During a conference call March 25, Gov. Tim Walz ordered all Minnesotans to limit their movement outside of their homes to protect those most at risk from the pandemic — this request includes an extension of distance learning until May 4.
“There is no magic around a two-week period. We have weighed out the variables here, we believe at this point in time, as of today, that buys us enough time,” Walz said. “We’re authorizing the Commissioner of Education to implement our distance learning plan that is ready to start on Monday, the 30th and continue that until May 4.”
Walz also said public accommodations such as bars and restaurants will remain closed until 5 p.m. May 1. Essential activities that are allowed include getting gas, buying groceries and spending time outdoors, according to Walz.
“Be smart about this. Don’t congregate together, but if you can get out and social distance and walk, that’s good,” Walz said.
Walz said his main focus in asking Minnesotans to stay home is to slow and disperse cases of the virus in order to help hospitals treat patients. According to Walz, Minnesota has 235 Intensive Care Unit (ICU) beds available.
“Just to be clear, a shelter in place simply moves the date out. It doesn’t do anything in terms of reducing the infection rates, unless we have either a vaccine or therapeutics or increased ICU capacity. You’re still going to get the same results just at a later time,” Walz said.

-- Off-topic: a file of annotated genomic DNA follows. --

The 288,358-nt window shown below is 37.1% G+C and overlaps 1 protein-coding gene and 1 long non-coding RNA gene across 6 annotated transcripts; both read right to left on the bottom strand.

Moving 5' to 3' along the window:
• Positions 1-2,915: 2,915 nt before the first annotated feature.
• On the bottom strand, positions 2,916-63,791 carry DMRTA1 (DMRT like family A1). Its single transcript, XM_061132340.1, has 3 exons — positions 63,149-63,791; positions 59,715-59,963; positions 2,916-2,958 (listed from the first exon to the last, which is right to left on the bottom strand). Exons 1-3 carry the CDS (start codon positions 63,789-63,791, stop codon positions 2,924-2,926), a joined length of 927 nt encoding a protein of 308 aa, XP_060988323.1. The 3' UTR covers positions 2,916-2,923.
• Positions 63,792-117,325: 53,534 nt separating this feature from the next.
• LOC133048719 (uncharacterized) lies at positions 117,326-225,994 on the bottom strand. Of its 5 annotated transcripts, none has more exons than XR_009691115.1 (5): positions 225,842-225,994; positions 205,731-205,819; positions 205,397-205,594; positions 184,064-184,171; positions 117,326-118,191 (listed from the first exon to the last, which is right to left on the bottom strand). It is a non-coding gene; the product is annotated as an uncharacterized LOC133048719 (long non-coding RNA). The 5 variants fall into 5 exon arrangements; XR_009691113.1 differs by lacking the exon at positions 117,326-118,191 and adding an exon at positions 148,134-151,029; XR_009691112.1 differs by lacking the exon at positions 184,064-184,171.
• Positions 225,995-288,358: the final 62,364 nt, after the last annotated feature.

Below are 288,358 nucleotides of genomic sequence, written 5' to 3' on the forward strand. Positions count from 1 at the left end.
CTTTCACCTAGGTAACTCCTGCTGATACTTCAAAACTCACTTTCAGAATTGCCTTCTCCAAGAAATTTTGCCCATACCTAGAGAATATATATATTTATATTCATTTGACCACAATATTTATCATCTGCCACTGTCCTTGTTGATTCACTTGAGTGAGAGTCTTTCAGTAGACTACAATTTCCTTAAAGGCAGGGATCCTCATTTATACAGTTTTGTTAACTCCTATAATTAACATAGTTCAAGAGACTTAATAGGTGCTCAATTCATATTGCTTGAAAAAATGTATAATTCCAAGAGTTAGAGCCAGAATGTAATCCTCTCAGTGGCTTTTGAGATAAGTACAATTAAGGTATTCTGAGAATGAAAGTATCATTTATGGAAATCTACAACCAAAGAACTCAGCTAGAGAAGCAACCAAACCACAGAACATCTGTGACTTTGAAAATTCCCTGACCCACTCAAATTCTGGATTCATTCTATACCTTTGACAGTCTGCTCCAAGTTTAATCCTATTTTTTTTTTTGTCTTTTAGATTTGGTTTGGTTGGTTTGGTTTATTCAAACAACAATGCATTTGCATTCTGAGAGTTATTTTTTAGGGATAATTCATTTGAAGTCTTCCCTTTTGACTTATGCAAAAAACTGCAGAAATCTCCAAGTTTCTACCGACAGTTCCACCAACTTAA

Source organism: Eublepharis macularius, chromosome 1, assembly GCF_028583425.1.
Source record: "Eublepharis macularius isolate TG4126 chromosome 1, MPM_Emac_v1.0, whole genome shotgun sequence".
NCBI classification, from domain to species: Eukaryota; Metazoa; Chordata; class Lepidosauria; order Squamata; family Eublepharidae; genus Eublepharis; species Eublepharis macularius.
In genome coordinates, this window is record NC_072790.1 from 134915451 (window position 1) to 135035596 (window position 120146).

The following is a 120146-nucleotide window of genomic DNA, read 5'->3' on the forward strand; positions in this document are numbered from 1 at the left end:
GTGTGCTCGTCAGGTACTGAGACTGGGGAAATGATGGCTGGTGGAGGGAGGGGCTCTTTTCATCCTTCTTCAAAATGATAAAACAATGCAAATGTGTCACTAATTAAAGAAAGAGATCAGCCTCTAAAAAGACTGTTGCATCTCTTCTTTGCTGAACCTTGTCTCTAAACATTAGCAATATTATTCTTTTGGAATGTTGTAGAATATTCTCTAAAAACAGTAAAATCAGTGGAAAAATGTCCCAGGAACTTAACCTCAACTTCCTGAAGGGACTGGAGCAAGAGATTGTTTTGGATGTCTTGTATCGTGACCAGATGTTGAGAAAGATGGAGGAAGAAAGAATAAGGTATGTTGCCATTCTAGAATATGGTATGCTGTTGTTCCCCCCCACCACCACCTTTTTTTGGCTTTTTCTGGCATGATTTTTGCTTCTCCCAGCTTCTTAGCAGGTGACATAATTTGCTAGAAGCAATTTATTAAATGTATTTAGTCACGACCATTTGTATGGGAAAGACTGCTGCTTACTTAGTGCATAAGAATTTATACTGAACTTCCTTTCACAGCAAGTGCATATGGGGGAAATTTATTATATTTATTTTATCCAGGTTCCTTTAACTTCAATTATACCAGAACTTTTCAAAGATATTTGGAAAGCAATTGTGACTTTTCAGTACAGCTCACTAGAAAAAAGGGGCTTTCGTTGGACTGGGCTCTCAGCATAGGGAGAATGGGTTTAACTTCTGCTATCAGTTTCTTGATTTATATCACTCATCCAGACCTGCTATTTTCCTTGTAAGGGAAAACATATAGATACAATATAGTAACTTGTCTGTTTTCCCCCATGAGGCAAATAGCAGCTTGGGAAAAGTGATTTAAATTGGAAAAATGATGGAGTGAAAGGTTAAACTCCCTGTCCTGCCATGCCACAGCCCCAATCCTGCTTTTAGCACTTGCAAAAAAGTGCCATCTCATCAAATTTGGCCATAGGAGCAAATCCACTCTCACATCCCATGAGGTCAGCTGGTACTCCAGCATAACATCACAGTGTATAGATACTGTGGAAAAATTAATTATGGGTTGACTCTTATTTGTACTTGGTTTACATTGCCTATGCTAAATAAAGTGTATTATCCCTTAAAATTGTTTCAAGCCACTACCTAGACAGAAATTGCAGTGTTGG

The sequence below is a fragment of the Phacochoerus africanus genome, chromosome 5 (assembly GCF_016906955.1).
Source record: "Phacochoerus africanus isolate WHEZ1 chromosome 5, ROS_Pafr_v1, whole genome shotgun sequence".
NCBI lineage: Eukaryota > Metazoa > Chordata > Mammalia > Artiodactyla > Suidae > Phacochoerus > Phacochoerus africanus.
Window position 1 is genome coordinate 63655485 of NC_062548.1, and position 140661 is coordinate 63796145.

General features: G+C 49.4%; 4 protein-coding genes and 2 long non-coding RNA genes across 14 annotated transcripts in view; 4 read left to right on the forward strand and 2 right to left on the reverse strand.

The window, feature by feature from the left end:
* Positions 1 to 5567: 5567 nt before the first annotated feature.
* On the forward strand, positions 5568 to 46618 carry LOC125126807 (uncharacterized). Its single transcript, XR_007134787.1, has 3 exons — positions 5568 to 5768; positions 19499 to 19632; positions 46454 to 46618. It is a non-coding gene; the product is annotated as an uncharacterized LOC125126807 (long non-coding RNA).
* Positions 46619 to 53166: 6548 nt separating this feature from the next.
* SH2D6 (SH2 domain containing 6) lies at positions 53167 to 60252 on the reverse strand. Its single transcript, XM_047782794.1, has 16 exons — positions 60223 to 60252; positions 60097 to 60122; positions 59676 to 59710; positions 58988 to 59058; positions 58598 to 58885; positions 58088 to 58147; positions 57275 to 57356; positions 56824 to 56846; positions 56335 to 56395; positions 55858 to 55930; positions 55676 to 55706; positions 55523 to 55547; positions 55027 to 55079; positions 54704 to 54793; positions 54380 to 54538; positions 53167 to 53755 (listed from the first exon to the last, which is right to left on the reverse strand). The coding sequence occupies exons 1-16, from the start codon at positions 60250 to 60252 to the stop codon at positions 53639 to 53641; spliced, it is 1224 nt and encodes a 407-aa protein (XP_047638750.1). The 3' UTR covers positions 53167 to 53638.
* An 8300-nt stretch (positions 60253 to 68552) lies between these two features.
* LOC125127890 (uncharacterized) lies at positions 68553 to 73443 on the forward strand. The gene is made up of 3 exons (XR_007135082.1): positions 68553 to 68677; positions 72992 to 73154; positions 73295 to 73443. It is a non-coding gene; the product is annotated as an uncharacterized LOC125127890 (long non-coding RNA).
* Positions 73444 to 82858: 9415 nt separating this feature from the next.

As of 3 p.m. Minnesota has 287 confirmed cases of COVID-19 and one death.
As the pandemic continues to spread, President Donald Trump has said he hopes to lighten the restrictions in the near future.
“I hope we can do this by Easter. I think that would be a great thing for our country and we’re working very hard to make that a reality,” Trump said at a press conference March 24.
Walz said he has been working to find a good response to COVID-19 while addressing the needs of the state.
“There is a health component. There is a mental health component. There is an economic component of this. There’s a social component, and there’s a spiritual component about understanding as life goes on and how do we continue to address all of those needs for Minnesota,” Walz said.